Researching with readers is more challenging than studying for classes because the correct answers are no longer written down on the page for readers to read. You are the brain responsible for analyzing information, and you depend on your readers to receive that information. When they have no idea what they are looking at, you need to learn how to ask them the right questions to get the information you need.
I start by asking my reader simply to describe to the best of their abilities what they see, beginning with the big picture. Based on their answer, I hone in on details with more specific questions. Then, I develop hypotheses in my mind about what might have occurred in the experiment, and use that as a starting point to ask precise questions that could supply information that would confirm, deny, or redirect my hypothesis.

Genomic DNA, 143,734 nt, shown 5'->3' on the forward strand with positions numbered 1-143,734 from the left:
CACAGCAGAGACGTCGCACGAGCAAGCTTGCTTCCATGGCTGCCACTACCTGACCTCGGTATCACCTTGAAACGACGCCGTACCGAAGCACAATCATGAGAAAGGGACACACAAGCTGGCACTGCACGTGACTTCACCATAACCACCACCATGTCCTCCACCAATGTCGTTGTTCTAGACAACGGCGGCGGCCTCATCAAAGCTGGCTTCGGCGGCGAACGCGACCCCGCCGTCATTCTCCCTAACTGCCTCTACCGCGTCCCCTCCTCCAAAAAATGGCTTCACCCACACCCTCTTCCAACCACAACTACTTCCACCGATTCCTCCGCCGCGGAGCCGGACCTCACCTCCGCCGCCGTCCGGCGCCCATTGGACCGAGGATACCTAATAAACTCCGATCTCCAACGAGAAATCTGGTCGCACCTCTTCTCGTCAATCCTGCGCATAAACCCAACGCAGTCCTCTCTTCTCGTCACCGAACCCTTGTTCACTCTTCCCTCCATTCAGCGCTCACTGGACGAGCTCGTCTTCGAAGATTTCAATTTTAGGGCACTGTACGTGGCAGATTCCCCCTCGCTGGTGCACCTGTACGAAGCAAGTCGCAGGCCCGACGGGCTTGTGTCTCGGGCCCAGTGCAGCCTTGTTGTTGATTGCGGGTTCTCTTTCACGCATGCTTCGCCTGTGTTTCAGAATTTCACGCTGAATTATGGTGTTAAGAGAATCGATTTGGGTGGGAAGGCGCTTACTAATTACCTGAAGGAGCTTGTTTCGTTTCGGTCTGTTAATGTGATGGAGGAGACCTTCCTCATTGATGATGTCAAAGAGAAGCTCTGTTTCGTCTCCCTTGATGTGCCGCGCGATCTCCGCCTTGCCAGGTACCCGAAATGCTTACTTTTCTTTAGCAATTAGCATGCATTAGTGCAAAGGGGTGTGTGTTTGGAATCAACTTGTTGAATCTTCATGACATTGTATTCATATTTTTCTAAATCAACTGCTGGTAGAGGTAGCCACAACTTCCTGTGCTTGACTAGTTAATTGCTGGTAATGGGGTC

The process of analyzing results through another person’s eyes is a challenging activity, to be sure. The only way to get better is with time. You will learn from your experiences as you go along.